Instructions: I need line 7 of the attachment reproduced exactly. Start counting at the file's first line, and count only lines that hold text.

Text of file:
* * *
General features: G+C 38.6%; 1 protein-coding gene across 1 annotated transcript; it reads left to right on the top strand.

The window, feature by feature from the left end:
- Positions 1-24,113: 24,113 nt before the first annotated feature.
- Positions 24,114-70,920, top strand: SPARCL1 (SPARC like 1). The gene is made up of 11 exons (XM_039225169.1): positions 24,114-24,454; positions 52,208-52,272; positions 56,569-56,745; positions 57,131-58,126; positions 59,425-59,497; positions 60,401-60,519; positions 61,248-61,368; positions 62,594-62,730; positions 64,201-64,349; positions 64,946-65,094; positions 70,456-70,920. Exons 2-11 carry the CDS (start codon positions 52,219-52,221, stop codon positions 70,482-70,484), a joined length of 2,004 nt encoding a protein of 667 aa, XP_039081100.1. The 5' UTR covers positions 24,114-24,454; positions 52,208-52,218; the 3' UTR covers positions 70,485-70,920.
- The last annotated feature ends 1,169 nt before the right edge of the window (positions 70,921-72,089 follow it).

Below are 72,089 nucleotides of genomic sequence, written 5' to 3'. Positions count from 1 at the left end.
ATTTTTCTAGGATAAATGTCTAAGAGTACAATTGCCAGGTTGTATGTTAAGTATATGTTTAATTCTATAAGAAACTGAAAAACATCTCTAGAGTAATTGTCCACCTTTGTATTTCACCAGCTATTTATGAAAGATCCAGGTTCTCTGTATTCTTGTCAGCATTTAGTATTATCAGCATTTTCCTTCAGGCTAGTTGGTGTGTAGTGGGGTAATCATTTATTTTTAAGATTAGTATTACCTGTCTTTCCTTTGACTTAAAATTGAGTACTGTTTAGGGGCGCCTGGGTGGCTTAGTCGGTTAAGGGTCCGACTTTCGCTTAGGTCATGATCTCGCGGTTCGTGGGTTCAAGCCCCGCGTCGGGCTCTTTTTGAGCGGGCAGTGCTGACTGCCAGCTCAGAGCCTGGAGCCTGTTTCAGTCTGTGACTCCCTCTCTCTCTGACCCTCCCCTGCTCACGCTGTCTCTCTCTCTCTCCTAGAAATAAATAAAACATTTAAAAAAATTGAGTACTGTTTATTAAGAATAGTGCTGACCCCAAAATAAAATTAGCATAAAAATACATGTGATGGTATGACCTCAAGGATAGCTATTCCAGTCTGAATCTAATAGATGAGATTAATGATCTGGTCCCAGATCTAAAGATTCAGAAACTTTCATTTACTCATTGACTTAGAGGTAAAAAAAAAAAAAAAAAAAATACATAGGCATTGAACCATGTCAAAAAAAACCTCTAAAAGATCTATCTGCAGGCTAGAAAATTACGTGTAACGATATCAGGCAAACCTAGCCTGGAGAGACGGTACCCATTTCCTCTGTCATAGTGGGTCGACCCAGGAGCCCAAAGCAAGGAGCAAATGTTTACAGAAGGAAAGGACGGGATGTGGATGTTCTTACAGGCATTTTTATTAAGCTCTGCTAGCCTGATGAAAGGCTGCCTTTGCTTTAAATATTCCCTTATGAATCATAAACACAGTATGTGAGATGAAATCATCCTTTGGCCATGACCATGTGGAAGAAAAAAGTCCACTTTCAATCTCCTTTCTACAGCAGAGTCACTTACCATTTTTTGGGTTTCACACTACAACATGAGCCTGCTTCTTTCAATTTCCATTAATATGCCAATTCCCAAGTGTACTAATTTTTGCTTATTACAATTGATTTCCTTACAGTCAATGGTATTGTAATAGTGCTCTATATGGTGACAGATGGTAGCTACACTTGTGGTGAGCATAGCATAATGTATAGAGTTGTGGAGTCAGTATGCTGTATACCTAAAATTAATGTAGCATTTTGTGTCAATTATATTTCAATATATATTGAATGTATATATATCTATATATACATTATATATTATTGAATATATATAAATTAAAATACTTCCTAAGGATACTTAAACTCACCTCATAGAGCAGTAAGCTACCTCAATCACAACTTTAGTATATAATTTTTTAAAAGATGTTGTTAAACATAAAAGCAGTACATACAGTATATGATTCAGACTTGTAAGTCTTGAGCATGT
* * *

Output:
ATTTTTCTAGGATAAATGTCTAAGAGTACAATTGCCAGGTTGTATGTTAAGTATATGTTTAATTCTATAAGAAACTGAAAAACATCTCTAGAGTAATTGTCCACCTTTGTATTTCACCAGCTATTTATGAAAGATCCAGGTTCTCTGTATTCTTGTCAGCATTTAGTATTATCAGCATTTTCCTTCAGGCTAGTTGGTGTGTAGTGGGGTAATCATTTATTTTTAAGATTAGTATTACCTGTCTTTCCTTTGACTTAAAATTGAGTACTGTTTAGGGGCGCCTGGGTGGCTTAGTCGGTTAAGGGTCCGACTTTCGCTTAGGTCATGATCTCGCGGTTCGTGGGTTCAAGCCCCGCGTCGGGCTCTTTTTGAGCGGGCAGTGCTGACTGCCAGCTCAGAGCCTGGAGCCTGTTTCAGTCTGTGACTCCCTCTCTCTCTGACCCTCCCCTGCTCACGCTGTCTCTCTCTCTCTCCTAGAAATAAATAAAACATTTAAAAAAATTGAGTACTGTTTATTAAGAATAGTGCTGACCCCAAAATAAAATTAGCATAAAAATACATGTGATGGTATGACCTCAAGGATAGCTATTCCAGTCTGAATCTAATAGATGAGATTAATGATCTGGTCCCAGATCTAAAGATTCAGAAACTTTCATTTACTCATTGACTTAGAGGTAAAAAAAAAAAAAAAAAAAATACATAGGCATTGAACCATGTCAAAAAAAACCTCTAAAAGATCTATCTGCAGGCTAGAAAATTACGTGTAACGATATCAGGCAAACCTAGCCTGGAGAGACGGTACCCATTTCCTCTGTCATAGTGGGTCGACCCAGGAGCCCAAAGCAAGGAGCAAATGTTTACAGAAGGAAAGGACGGGATGTGGATGTTCTTACAGGCATTTTTATTAAGCTCTGCTAGCCTGATGAAAGGCTGCCTTTGCTTTAAATATTCCCTTATGAATCATAAACACAGTATGTGAGATGAAATCATCCTTTGGCCATGACCATGTGGAAGAAAAAAGTCCACTTTCAATCTCCTTTCTACAGCAGAGTCACTTACCATTTTTTGGGTTTCACACTACAACATGAGCCTGCTTCTTTCAATTTCCATTAATATGCCAATTCCCAAGTGTACTAATTTTTGCTTATTACAATTGATTTCCTTACAGTCAATGGTATTGTAATAGTGCTCTATATGGTGACAGATGGTAGCTACACTTGTGGTGAGCATAGCATAATGTATAGAGTTGTGGAGTCAGTATGCTGTATACCTAAAATTAATGTAGCATTTTGTGTCAATTATATTTCAATATATATTGAATGTATATATATCTATATATACATTATATATTATTGAATATATATAAATTAAAATACTTCCTAAGGATACTTAAACTCACCTCATAGAGCAGTAAGCTACCTCAATCACAACTTTAGTATATAATTTTTTAAAAGATGTTGTTAAACATAAAAGCAGTACATACAGTATATGATTCAGACTTGTAAGTCTTGAGCATGT